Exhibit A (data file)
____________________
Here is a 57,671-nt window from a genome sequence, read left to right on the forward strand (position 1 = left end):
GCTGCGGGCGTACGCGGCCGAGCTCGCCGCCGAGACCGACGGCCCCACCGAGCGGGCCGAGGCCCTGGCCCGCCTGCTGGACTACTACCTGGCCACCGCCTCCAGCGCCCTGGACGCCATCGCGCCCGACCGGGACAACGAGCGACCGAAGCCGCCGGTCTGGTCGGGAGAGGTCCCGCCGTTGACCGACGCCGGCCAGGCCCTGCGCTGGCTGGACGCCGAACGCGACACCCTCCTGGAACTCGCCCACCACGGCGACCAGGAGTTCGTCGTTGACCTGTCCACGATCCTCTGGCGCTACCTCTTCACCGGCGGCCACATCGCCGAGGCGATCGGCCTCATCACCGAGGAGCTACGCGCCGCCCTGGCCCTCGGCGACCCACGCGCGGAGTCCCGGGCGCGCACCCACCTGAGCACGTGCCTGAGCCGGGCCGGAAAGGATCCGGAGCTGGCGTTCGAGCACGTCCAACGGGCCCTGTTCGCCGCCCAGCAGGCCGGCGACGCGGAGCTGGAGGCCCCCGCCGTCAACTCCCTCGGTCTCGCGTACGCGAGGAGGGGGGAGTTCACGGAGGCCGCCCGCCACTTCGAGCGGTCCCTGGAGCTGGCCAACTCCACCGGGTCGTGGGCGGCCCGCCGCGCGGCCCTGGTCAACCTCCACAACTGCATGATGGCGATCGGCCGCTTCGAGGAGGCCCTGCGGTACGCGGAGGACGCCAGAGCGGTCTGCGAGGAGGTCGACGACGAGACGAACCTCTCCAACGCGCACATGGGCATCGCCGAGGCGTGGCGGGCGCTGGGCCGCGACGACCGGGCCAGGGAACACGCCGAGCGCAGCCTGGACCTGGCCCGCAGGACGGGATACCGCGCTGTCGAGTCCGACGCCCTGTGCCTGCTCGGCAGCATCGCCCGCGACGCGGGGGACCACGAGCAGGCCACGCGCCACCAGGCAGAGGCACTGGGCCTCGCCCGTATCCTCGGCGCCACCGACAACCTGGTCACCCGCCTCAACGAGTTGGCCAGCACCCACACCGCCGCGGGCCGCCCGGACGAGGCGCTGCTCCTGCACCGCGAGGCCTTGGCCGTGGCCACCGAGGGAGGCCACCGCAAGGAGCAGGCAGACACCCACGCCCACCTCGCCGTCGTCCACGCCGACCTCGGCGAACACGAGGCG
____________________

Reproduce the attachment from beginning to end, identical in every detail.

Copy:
Here is a 57,671-nt window from a genome sequence, read left to right on the forward strand (position 1 = left end):
GCTGCGGGCGTACGCGGCCGAGCTCGCCGCCGAGACCGACGGCCCCACCGAGCGGGCCGAGGCCCTGGCCCGCCTGCTGGACTACTACCTGGCCACCGCCTCCAGCGCCCTGGACGCCATCGCGCCCGACCGGGACAACGAGCGACCGAAGCCGCCGGTCTGGTCGGGAGAGGTCCCGCCGTTGACCGACGCCGGCCAGGCCCTGCGCTGGCTGGACGCCGAACGCGACACCCTCCTGGAACTCGCCCACCACGGCGACCAGGAGTTCGTCGTTGACCTGTCCACGATCCTCTGGCGCTACCTCTTCACCGGCGGCCACATCGCCGAGGCGATCGGCCTCATCACCGAGGAGCTACGCGCCGCCCTGGCCCTCGGCGACCCACGCGCGGAGTCCCGGGCGCGCACCCACCTGAGCACGTGCCTGAGCCGGGCCGGAAAGGATCCGGAGCTGGCGTTCGAGCACGTCCAACGGGCCCTGTTCGCCGCCCAGCAGGCCGGCGACGCGGAGCTGGAGGCCCCCGCCGTCAACTCCCTCGGTCTCGCGTACGCGAGGAGGGGGGAGTTCACGGAGGCCGCCCGCCACTTCGAGCGGTCCCTGGAGCTGGCCAACTCCACCGGGTCGTGGGCGGCCCGCCGCGCGGCCCTGGTCAACCTCCACAACTGCATGATGGCGATCGGCCGCTTCGAGGAGGCCCTGCGGTACGCGGAGGACGCCAGAGCGGTCTGCGAGGAGGTCGACGACGAGACGAACCTCTCCAACGCGCACATGGGCATCGCCGAGGCGTGGCGGGCGCTGGGCCGCGACGACCGGGCCAGGGAACACGCCGAGCGCAGCCTGGACCTGGCCCGCAGGACGGGATACCGCGCTGTCGAGTCCGACGCCCTGTGCCTGCTCGGCAGCATCGCCCGCGACGCGGGGGACCACGAGCAGGCCACGCGCCACCAGGCAGAGGCACTGGGCCTCGCCCGTATCCTCGGCGCCACCGACAACCTGGTCACCCGCCTCAACGAGTTGGCCAGCACCCACACCGCCGCGGGCCGCCCGGACGAGGCGCTGCTCCTGCACCGCGAGGCCTTGGCCGTGGCCACCGAGGGAGGCCACCGCAAGGAGCAGGCAGACACCCACGCCCACCTCGCCGTCGTCCACGCCGACCTCGGCGAACACGAGGCG